During the tour of some of the District's most impoverished neighborhoods, Stevenson sat near the back of the charter bus, where the team's younger players unfolded their long limbs, draping legs and arms over one another's seats. Dominic McGuire, Nick Young, JaVale McGee, Oleksiy Pecherov and Andray Blatche acted like kids in a school bus -- mercilessly riding Blatche about his flatulence and providing background percussion for Young's homemade rap lyrics. Stevenson laughed before abruptly changing the conversation.
"Did you know your daddy?" he asked McGee, 19, who sat behind him.
"I didn't meet him until I was 11," McGee said.
McGuire, who like Young had grown up with his father, winced, feigned disgust and said, "Man, that's personal."
"What? I'm just askin'," Stevenson said. "Because I never met my daddy."
* * *
John Pestorich, Darryl Stevenson's former coach and Washington Union's principal during DeShawn's years at the school, said he remembered the elder Stevenson "as a guy who always had a smile on his face."
"There's not a single issue I could point to that would have foreshadowed what happened," said Pestorich, now the superintendent of the Washington Union school district. "The events of Darryl's life afterward didn't match my perception and relationship with him as I knew him in high school. I don't know what would have caused him to do that at the end."
Darryl was a star running back for the Panthers who fantasized about one day signing an NFL contract. He also was a guard in basketball -- a slightly sawed-off, thicker version of his son. "Just a bull of strength," Pestorich said. "A perimeter player who did all his damage on the inside."
DeShawn's father met Genice at Washington Union. She was 19 when she gave birth to Darryl DeShawn on April 3, 1981. Darryl dropped out three weeks shy of graduation and eventually found work as a maintenance man. He last saw his son six weeks after he was born, Genice said.
She recalled that was also the day she walked out on DeShawn's father for good. He had beaten her weeks earlier, she said. Family got involved and, after a brief return to the same violence, Genice finally realized, "Something could happen to me and I could die.
"The last time it happened, I knew I couldn't go back," she said. "When somebody 6-3 or 6-4 is hitting you . . . I just wasn't going to let it happen again."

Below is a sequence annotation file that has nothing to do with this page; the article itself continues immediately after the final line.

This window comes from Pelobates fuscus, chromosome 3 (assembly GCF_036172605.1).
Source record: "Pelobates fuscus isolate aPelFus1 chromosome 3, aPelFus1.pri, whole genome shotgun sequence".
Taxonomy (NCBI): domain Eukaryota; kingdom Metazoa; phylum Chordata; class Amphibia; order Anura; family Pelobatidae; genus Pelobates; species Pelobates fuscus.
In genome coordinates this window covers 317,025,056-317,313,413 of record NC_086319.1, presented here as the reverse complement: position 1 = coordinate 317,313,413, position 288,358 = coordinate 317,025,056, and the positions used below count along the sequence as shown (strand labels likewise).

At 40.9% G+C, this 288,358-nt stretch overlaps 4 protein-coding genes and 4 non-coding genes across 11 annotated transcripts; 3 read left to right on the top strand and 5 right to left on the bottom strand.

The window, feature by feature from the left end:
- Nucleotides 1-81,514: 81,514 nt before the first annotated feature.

Darryl's violent behavior was mirrored by a history of mental instability, Fresno County court records show. In 1983, two years after DeShawn was born, Darryl was institutionalized in a state facility for several months. Unemployed, he never made payments to Genice after signing a court order to financially support his son. He was also hospitalized for several stints at Valley Medical Center's Acute Psychiatric Unit in Fresno, according to court records.
After he held up a gas station with another man in 1984, his mother, Clara Washington, begged a judge to reduce bail for her youngest of seven children, saying her son was remorseful. "I just don't think that it would be done again," Clara said during the court hearing. "I really don't."
Clara also told the judge that at about the age of 18, Darryl had said to her, "Something is wrong with me, mother," according to a 2000 Associated Press story on his son's pending entry into the NBA draft. He reportedly smashed his basketball trophies and said he hallucinated. Sent to a Fresno County hospital, he received a diagnosis of paranoid schizophrenia, according to court records.
He was released from the hospital in 1984 and placed on probation, the court records show. But by 1985 he had been arrested and jailed for kidnapping a woman. Paroled in the fall of 1992, his mother was there to pick him up on his release day.
Less than a year later, on July 3, 1993, Darryl strangled his mother in her home in a dispute over money. The police report said he might have killed his mother with a chokehold during the argument. He was arrested after firing a handgun into the air as he drove her car later that day, his system flush with crack cocaine, according to the report.